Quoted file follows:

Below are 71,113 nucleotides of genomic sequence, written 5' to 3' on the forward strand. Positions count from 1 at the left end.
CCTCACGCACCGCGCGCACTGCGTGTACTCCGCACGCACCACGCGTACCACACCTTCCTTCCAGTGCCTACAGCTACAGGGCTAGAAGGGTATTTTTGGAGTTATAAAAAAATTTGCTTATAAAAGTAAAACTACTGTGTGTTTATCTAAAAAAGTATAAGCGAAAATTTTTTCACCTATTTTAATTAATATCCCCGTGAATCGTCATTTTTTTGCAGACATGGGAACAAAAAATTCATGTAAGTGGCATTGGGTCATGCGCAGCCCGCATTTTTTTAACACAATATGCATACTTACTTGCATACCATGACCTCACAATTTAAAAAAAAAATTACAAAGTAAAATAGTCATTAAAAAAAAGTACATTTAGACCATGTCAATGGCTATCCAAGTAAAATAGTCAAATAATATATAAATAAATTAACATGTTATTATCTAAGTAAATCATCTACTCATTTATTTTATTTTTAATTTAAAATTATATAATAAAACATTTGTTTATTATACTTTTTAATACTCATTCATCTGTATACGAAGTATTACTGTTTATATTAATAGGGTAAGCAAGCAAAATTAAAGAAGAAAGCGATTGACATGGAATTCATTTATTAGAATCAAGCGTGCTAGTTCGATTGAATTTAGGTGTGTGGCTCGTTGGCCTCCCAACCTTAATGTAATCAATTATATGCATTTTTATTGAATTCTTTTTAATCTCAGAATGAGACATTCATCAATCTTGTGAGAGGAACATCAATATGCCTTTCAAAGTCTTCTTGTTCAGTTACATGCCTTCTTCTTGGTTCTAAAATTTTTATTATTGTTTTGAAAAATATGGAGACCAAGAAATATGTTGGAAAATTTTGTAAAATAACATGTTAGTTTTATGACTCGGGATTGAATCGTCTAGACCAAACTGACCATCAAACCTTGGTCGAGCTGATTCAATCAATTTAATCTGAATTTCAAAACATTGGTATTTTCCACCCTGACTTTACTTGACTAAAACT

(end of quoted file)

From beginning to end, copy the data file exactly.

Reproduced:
Below are 71,113 nucleotides of genomic sequence, written 5' to 3' on the forward strand. Positions count from 1 at the left end.
CCTCACGCACCGCGCGCACTGCGTGTACTCCGCACGCACCACGCGTACCACACCTTCCTTCCAGTGCCTACAGCTACAGGGCTAGAAGGGTATTTTTGGAGTTATAAAAAAATTTGCTTATAAAAGTAAAACTACTGTGTGTTTATCTAAAAAAGTATAAGCGAAAATTTTTTCACCTATTTTAATTAATATCCCCGTGAATCGTCATTTTTTTGCAGACATGGGAACAAAAAATTCATGTAAGTGGCATTGGGTCATGCGCAGCCCGCATTTTTTTAACACAATATGCATACTTACTTGCATACCATGACCTCACAATTTAAAAAAAAAATTACAAAGTAAAATAGTCATTAAAAAAAAGTACATTTAGACCATGTCAATGGCTATCCAAGTAAAATAGTCAAATAATATATAAATAAATTAACATGTTATTATCTAAGTAAATCATCTACTCATTTATTTTATTTTTAATTTAAAATTATATAATAAAACATTTGTTTATTATACTTTTTAATACTCATTCATCTGTATACGAAGTATTACTGTTTATATTAATAGGGTAAGCAAGCAAAATTAAAGAAGAAAGCGATTGACATGGAATTCATTTATTAGAATCAAGCGTGCTAGTTCGATTGAATTTAGGTGTGTGGCTCGTTGGCCTCCCAACCTTAATGTAATCAATTATATGCATTTTTATTGAATTCTTTTTAATCTCAGAATGAGACATTCATCAATCTTGTGAGAGGAACATCAATATGCCTTTCAAAGTCTTCTTGTTCAGTTACATGCCTTCTTCTTGGTTCTAAAATTTTTATTATTGTTTTGAAAAATATGGAGACCAAGAAATATGTTGGAAAATTTTGTAAAATAACATGTTAGTTTTATGACTCGGGATTGAATCGTCTAGACCAAACTGACCATCAAACCTTGGTCGAGCTGATTCAATCAATTTAATCTGAATTTCAAAACATTGGTATTTTCCACCCTGACTTTACTTGACTAAAACT